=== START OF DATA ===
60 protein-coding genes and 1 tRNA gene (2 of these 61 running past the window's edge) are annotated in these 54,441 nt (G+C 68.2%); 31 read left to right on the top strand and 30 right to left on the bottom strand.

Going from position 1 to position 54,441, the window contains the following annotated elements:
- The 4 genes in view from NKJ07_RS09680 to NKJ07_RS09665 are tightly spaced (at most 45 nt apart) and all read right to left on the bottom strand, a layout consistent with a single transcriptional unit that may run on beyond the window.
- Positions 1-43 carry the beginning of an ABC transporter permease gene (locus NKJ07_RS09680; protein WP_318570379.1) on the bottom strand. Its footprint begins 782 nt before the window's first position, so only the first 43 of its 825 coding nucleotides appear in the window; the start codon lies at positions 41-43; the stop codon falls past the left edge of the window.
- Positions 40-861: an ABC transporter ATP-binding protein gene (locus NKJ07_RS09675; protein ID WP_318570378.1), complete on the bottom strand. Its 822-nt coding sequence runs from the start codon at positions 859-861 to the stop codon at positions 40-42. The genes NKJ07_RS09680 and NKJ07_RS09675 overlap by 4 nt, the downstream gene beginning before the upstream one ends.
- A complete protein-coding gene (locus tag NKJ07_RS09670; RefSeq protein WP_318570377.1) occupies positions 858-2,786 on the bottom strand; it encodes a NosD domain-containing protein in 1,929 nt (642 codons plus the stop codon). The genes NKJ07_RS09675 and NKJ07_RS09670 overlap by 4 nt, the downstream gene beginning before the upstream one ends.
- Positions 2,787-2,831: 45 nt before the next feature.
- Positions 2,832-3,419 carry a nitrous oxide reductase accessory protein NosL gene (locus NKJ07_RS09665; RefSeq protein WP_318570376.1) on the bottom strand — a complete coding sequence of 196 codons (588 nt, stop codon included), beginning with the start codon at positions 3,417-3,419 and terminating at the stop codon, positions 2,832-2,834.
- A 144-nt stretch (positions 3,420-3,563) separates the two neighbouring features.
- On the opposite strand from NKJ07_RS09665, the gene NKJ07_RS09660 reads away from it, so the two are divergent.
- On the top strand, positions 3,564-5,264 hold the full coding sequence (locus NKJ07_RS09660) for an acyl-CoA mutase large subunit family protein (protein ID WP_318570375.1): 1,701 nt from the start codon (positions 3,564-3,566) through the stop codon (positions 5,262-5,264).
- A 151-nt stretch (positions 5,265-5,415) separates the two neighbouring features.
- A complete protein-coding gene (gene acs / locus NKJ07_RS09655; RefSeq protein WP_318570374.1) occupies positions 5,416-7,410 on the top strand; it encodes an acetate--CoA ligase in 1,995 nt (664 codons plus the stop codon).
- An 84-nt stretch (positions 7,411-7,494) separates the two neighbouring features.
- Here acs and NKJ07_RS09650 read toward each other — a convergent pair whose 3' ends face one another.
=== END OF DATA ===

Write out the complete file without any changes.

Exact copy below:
60 protein-coding genes and 1 tRNA gene (2 of these 61 running past the window's edge) are annotated in these 54,441 nt (G+C 68.2%); 31 read left to right on the top strand and 30 right to left on the bottom strand.

Going from position 1 to position 54,441, the window contains the following annotated elements:
- The 4 genes in view from NKJ07_RS09680 to NKJ07_RS09665 are tightly spaced (at most 45 nt apart) and all read right to left on the bottom strand, a layout consistent with a single transcriptional unit that may run on beyond the window.
- Positions 1-43 carry the beginning of an ABC transporter permease gene (locus NKJ07_RS09680; protein WP_318570379.1) on the bottom strand. Its footprint begins 782 nt before the window's first position, so only the first 43 of its 825 coding nucleotides appear in the window; the start codon lies at positions 41-43; the stop codon falls past the left edge of the window.
- Positions 40-861: an ABC transporter ATP-binding protein gene (locus NKJ07_RS09675; protein ID WP_318570378.1), complete on the bottom strand. Its 822-nt coding sequence runs from the start codon at positions 859-861 to the stop codon at positions 40-42. The genes NKJ07_RS09680 and NKJ07_RS09675 overlap by 4 nt, the downstream gene beginning before the upstream one ends.
- A complete protein-coding gene (locus tag NKJ07_RS09670; RefSeq protein WP_318570377.1) occupies positions 858-2,786 on the bottom strand; it encodes a NosD domain-containing protein in 1,929 nt (642 codons plus the stop codon). The genes NKJ07_RS09675 and NKJ07_RS09670 overlap by 4 nt, the downstream gene beginning before the upstream one ends.
- Positions 2,787-2,831: 45 nt before the next feature.
- Positions 2,832-3,419 carry a nitrous oxide reductase accessory protein NosL gene (locus NKJ07_RS09665; RefSeq protein WP_318570376.1) on the bottom strand — a complete coding sequence of 196 codons (588 nt, stop codon included), beginning with the start codon at positions 3,417-3,419 and terminating at the stop codon, positions 2,832-2,834.
- A 144-nt stretch (positions 3,420-3,563) separates the two neighbouring features.
- On the opposite strand from NKJ07_RS09665, the gene NKJ07_RS09660 reads away from it, so the two are divergent.
- On the top strand, positions 3,564-5,264 hold the full coding sequence (locus NKJ07_RS09660) for an acyl-CoA mutase large subunit family protein (protein ID WP_318570375.1): 1,701 nt from the start codon (positions 3,564-3,566) through the stop codon (positions 5,262-5,264).
- A 151-nt stretch (positions 5,265-5,415) separates the two neighbouring features.
- A complete protein-coding gene (gene acs / locus NKJ07_RS09655; RefSeq protein WP_318570374.1) occupies positions 5,416-7,410 on the top strand; it encodes an acetate--CoA ligase in 1,995 nt (664 codons plus the stop codon).
- An 84-nt stretch (positions 7,411-7,494) separates the two neighbouring features.
- Here acs and NKJ07_RS09650 read toward each other — a convergent pair whose 3' ends face one another.